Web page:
The current revolution in intelligent vehicle control systems relies substantially on the rapidly developing physical detection technology called magnetic sensor integrated circuits. The complexity, reliability, flexibility, and functionality of these non-contacting, magnetic sensor ICs have all but dispelled the need for electromechanical switches in just about every application in latest-generation automobiles.
Yet, accompanying this increase in usage of complex electronic devices, is a heightened concern over difficult-to-detect, system-level risks. This, in turn, has led the automotive industry to focus on automotive functional safety. The ISO 26262 functional safety standard outlines a development process including predictive analysis to minimize risk. This process, in turn, requires advanced diagnostics capabilities integrated directly into magnetic sensor IC systems. An examination is made of a new type of magnetic sensor IC that implements integrated diagnostics, using an innovative embedded solid-state coil for end-to-end system test.
Figure 1. Magnetic Hall-effect-based sensor ICs provide compact data gathering in restricted locations such as gear shifters and seat belt buckles.
Open the door of any recent-model automobile, and you are immediately surrounded by an invisible network of electronic sensors. They detect seat belt buckling, window or sunroof pinching, gear shifter position, engine transmission rotational speed and direction, and camshaft position, to name only a few applications. The penetration of real-time sensing into these applications has been made practical by developments in various types of non-contacting magnetic detectors -- e.g., Hall effect, giant magnetoresistive (GMR), anisotropic resistive (AMR), etc.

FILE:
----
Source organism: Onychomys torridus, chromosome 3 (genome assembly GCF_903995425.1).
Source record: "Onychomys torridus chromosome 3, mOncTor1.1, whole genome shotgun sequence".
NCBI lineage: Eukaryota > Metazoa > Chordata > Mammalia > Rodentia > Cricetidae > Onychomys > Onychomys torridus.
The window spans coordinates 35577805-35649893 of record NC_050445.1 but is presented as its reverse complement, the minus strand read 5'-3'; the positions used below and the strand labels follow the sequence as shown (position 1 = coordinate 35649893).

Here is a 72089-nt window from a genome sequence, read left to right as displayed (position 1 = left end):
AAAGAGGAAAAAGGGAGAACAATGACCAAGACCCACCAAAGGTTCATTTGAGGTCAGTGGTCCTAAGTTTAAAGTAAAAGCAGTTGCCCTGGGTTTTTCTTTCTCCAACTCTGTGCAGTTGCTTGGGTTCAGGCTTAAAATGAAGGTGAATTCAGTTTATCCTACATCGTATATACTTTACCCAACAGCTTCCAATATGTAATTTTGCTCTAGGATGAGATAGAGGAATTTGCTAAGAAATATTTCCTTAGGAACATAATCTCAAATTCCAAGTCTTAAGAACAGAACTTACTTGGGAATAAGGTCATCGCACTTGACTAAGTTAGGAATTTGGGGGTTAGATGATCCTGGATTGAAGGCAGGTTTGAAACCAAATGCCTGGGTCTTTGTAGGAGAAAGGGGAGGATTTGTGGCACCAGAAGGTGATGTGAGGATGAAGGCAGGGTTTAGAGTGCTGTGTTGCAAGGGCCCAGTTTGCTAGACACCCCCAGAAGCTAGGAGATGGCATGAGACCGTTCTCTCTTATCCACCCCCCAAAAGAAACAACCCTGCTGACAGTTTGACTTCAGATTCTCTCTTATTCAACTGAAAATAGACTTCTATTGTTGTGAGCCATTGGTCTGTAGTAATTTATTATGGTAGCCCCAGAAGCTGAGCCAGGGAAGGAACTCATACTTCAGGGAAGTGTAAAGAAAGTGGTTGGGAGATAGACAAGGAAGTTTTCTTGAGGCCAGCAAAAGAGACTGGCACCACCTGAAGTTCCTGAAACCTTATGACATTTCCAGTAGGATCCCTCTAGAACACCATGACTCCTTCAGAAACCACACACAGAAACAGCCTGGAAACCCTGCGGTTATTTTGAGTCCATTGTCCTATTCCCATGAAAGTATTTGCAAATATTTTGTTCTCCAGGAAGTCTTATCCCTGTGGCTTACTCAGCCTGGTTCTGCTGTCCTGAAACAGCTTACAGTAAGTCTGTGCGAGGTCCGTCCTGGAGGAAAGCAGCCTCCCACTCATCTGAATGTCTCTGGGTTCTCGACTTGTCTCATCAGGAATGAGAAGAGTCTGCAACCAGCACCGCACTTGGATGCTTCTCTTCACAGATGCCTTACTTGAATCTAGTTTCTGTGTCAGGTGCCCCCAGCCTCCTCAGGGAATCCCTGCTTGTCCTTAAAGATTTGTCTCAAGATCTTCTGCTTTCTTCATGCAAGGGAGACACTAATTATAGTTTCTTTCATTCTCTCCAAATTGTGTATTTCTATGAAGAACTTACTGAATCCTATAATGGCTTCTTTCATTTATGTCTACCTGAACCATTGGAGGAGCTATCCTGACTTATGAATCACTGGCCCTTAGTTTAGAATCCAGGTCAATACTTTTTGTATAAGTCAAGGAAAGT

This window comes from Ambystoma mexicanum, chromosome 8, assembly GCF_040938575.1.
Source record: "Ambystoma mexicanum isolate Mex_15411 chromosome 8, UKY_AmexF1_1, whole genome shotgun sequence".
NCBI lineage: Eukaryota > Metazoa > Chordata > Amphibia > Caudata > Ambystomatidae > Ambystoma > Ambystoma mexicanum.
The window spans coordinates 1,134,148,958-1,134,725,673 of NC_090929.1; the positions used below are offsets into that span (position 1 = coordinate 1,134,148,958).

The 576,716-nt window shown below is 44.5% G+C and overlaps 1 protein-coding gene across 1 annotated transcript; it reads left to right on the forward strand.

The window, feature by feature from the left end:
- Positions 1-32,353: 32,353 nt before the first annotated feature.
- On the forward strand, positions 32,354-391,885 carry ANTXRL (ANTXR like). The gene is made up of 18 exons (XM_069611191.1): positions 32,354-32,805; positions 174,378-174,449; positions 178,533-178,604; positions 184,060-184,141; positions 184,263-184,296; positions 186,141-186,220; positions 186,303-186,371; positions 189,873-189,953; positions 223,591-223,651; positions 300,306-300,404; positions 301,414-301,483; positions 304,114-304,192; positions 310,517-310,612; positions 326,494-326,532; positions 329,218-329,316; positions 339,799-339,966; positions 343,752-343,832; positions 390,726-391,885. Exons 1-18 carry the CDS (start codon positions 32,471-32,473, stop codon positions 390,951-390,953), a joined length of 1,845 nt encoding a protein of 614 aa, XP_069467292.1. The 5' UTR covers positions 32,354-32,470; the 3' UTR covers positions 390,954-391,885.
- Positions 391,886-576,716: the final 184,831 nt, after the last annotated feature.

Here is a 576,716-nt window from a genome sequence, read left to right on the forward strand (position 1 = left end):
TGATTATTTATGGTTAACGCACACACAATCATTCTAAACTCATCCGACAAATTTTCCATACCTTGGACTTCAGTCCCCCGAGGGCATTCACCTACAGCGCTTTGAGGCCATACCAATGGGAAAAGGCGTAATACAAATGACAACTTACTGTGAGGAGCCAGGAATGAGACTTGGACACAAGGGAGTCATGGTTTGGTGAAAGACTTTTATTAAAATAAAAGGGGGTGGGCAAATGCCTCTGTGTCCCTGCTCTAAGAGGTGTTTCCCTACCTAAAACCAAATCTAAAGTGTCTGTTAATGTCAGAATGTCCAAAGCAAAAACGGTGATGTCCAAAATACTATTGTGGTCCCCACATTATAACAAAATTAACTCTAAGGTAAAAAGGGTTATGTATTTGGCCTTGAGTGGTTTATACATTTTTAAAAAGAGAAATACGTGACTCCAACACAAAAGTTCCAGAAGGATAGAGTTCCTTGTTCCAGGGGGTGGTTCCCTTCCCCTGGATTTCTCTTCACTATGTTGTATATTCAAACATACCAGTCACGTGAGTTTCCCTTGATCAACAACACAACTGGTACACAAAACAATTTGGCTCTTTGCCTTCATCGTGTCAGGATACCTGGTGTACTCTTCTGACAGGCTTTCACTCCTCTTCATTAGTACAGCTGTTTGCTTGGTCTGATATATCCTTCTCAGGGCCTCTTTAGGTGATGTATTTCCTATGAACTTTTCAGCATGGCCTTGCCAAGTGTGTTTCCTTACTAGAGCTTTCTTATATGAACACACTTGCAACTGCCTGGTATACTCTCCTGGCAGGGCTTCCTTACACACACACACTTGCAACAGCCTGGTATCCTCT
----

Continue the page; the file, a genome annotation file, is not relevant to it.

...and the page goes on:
In addition to having very small form factors, these state-of-the-art, solid-state, semiconductor ICs are: cost-effective, power-efficient, non-contacting, and gather a pervasive data stream in the harshest environment of vehicle engines with the subtlety to respond to the slightest of changes in vehicle conditions.
These detection systems provide an advanced level of computing sophistication, providing a high degree of output permutations. This has presented a challenge in achieving functional safety per ISO 26262, because the combination of device state complexity and the almost infinite variety of vehicle operating conditions makes it unlikely that all usage scenarios and failure modes can be anticipated by design or discovered in testing programs. Given that almost instantaneous response may be required to protect passengers and preserve the vehicle, these ingenious detection systems must be able to self-diagnose, and often even correct themselves, when they are functioning improperly.
Traditional solutions use electromechanical switches with limited operational states (operating or not), so failure detection is straightforward. Welded reed switch contacts prevent a short. Broken switch springs prevent output state change. System-level failures are difficult to anticipate. Preventive maintenance is often based on generic mean time to failure (MTTF) data, with switches over-designed to accommodate all reasonable circumstances without adjustment.
ICs can provide suboptimal outputs, so automotive use requires additional safety measures to avoid unreasonable residual risk according to Automotive Safety Integrity Levels (ASIL), ISO 26262. ASIL assigns safety goals, rather than characterizing entire systems or components. The rigorous ASIL level D requires manufacturers to follow strict development guidelines, including Failure Modes Effects and Diagnostics Analysis (FMEDA) to quantify even very low risks of failures. These complexities require comprehensive diagnostics to ensure detection of system-level failures and enable safe (limp home) modes.